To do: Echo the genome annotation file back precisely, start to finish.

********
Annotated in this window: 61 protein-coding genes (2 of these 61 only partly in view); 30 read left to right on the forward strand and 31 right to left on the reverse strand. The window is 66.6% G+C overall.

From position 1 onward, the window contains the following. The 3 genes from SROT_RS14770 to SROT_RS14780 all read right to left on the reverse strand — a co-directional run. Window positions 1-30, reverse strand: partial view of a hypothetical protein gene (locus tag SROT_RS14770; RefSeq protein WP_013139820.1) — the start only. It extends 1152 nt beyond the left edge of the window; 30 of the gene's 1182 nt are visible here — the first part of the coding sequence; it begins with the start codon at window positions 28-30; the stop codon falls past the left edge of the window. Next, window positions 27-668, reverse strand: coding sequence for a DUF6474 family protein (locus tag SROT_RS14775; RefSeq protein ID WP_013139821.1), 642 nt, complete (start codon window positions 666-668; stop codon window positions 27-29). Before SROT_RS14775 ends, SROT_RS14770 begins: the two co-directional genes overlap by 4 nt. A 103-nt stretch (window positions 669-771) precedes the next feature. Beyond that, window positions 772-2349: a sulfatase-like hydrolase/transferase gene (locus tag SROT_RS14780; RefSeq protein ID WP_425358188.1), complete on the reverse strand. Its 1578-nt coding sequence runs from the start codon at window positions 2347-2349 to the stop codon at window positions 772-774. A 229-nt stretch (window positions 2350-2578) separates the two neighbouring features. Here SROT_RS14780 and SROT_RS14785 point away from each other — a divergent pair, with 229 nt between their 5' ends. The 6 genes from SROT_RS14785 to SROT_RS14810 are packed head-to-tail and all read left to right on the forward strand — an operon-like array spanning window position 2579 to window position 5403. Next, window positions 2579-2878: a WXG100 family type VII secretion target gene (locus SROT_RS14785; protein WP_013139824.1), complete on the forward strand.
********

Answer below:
Annotated in this window: 61 protein-coding genes (2 of these 61 only partly in view); 30 read left to right on the forward strand and 31 right to left on the reverse strand. The window is 66.6% G+C overall.

From position 1 onward, the window contains the following. The 3 genes from SROT_RS14770 to SROT_RS14780 all read right to left on the reverse strand — a co-directional run. Window positions 1-30, reverse strand: partial view of a hypothetical protein gene (locus tag SROT_RS14770; RefSeq protein WP_013139820.1) — the start only. It extends 1152 nt beyond the left edge of the window; 30 of the gene's 1182 nt are visible here — the first part of the coding sequence; it begins with the start codon at window positions 28-30; the stop codon falls past the left edge of the window. Next, window positions 27-668, reverse strand: coding sequence for a DUF6474 family protein (locus tag SROT_RS14775; RefSeq protein ID WP_013139821.1), 642 nt, complete (start codon window positions 666-668; stop codon window positions 27-29). Before SROT_RS14775 ends, SROT_RS14770 begins: the two co-directional genes overlap by 4 nt. A 103-nt stretch (window positions 669-771) precedes the next feature. Beyond that, window positions 772-2349: a sulfatase-like hydrolase/transferase gene (locus tag SROT_RS14780; RefSeq protein ID WP_425358188.1), complete on the reverse strand. Its 1578-nt coding sequence runs from the start codon at window positions 2347-2349 to the stop codon at window positions 772-774. A 229-nt stretch (window positions 2350-2578) separates the two neighbouring features. Here SROT_RS14780 and SROT_RS14785 point away from each other — a divergent pair, with 229 nt between their 5' ends. The 6 genes from SROT_RS14785 to SROT_RS14810 are packed head-to-tail and all read left to right on the forward strand — an operon-like array spanning window position 2579 to window position 5403. Next, window positions 2579-2878: a WXG100 family type VII secretion target gene (locus SROT_RS14785; protein WP_013139824.1), complete on the forward strand.